Many people who save regularly are facing a similar dilemma in the wake of the 2008 market chaos as they look ahead to setting 2009 goals. Should I boost my cash reserves or should I buy stocks?
Cash is probably the right choice if you:
- Need the money to spend in less than 7 years,
- Aren’t sure about the stability of your company and/or job,
- Have an income largely dependent on rental income, retail sales, or your own business, or
- Don’t have any emergency fund or short term savings whatever.
Of course, there is never a BAD time to be boosting reserves; it’s hard to argue against such conservativism even in the best financial times. We all need to have money set aside in case we are temporarily disabled, lose our jobs, have a medical emergency, etc etc. Then there is that new car/TV/appliance/engagement ring we plan to buy in the next 5 years for which it is best to have cash to pay.
But it is also tempting to buy stocks in what appears to be a fantastic opportunity of a generation, especially if you:
I for one am torn.
The markets are down around 40% for the year. Buy Buy Buy! screams the greedy voice in my head. I realize that I’ve been known to try to “catch a falling knife” before by making a bad stock pick and buying more and more shares as it tanked to near-worthless territory. But this is different; this is the whole diversified market. What could be more advisable than boosting my 401k contribution and taking advantage of a market dip early in my formative saving years?
So I did that; I suspended all other savings and boosted my 401k contribution to 20%. It has been exciting to see my contributions and balance rise a bit over the last couple of months. But at the same it has been disheartening to notice that my emergency fund has frozen. It just sits there, not getting any bigger like it used to every month – and it’s not that big to begin with. It would really only get me through 1.5 months of expenses if I got laid off.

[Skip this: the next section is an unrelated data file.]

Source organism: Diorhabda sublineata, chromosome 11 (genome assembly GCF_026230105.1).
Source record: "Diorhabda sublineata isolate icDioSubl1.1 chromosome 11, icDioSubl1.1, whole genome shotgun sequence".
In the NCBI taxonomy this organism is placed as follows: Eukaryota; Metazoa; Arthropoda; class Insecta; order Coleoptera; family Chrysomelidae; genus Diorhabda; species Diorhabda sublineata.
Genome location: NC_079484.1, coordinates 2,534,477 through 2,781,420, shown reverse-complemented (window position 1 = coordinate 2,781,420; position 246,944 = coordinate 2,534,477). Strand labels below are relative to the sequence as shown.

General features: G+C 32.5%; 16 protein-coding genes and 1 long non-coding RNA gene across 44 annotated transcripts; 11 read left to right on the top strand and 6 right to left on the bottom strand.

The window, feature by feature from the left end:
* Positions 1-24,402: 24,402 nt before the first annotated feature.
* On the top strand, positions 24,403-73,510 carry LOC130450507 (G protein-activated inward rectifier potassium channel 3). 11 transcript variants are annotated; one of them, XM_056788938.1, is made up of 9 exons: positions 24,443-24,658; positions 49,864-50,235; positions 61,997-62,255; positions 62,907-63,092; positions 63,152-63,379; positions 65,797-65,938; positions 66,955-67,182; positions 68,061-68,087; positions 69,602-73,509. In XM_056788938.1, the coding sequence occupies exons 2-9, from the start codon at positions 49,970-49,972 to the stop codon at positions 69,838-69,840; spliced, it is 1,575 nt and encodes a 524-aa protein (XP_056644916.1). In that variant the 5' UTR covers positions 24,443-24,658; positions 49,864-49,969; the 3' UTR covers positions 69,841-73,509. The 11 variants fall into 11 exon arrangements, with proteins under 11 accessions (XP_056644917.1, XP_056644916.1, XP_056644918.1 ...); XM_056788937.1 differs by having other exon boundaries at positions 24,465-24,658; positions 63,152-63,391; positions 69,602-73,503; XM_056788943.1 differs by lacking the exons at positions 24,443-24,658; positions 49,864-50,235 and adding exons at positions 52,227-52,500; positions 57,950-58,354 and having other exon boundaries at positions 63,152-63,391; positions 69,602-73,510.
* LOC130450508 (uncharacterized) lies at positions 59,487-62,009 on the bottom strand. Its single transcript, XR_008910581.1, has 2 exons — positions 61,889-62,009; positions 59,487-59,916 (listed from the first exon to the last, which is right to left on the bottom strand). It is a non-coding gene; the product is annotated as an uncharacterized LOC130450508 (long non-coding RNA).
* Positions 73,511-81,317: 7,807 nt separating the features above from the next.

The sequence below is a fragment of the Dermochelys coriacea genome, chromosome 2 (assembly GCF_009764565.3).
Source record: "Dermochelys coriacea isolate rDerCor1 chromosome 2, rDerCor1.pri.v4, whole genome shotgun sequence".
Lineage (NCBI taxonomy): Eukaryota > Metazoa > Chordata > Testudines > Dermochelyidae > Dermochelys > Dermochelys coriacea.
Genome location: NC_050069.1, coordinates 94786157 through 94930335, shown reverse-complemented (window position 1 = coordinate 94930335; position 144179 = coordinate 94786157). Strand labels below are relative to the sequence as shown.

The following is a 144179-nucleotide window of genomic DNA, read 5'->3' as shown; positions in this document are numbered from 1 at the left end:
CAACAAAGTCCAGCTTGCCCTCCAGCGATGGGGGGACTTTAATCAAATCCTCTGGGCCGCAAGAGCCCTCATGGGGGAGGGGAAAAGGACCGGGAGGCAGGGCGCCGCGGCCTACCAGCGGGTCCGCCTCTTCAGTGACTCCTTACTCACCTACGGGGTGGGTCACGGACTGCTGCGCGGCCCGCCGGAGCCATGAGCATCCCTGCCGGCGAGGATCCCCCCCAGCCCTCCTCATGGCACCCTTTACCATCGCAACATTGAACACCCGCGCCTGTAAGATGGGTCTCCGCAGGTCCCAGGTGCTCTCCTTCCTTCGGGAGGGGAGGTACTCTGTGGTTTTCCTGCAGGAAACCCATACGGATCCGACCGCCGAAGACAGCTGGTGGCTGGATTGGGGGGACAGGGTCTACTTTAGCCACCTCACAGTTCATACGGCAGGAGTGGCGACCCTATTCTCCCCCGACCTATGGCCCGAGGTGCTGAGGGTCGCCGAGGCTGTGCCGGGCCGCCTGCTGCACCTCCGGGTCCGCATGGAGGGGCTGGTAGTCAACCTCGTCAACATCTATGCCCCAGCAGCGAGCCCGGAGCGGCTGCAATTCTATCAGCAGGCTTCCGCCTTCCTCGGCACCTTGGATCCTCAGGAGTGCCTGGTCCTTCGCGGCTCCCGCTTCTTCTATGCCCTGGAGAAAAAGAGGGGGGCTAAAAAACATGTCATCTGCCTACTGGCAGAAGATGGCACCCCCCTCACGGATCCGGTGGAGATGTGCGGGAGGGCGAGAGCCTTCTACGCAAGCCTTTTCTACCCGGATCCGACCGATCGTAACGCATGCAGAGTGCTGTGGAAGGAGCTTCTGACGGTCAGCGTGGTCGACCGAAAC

On the other hand I have credit and taxable investments and wealthy relatives who could help in a real emergency. And in a temporary pinch (like a tenant vacancy), I can always suspend my 401k contributions…
But will I ever really know or notice the difference if I cut my 401k contributions back down to something reasonable and stock up on reserves this year instead? So I’ll end up with $568K instead of $600K in retirement funds one day down the line because of this choice. Does it really matter? Isn’t it more important to protect myself in the short term and make sure I have a comfortable cushion in case I can’t – or don’t want to – work in the foreseeable future (as opposed to my wholly unforeseeable retirement)? I mean it’s not like I’m not saving for retirement; I just really don’t have to go all in.
I am one of those odd people who is half crazy conservative (i.e. I want to buy physical gold to barter with in case of financial Armageddon and I want to own raw land outright which I can farm in case of the Great Depression II, and I want all my other investments in inflation protected government insured securities) and half crazy aggressive (i.e. I want to load up on 100% stocks – especially international ones which have really tanked, and I want some commoddities exposure and to bet on oil, and I want to leverage up my balance sheet to buy lots of real estate that will boost my income down the road, and who really has a year’s worth of expenses sitting in cash??).
I know that the reasonable thing to do is limit my 401k contributions to 10% and put the other 10% in cash. That’s probably the reasonable thing to do. But I think I am going to see how far the 20% in my 401k can take me before I start to feel any sort of crunch. How are you prioritizing your financial goals in the coming year?
More from Meg at The World of Wealth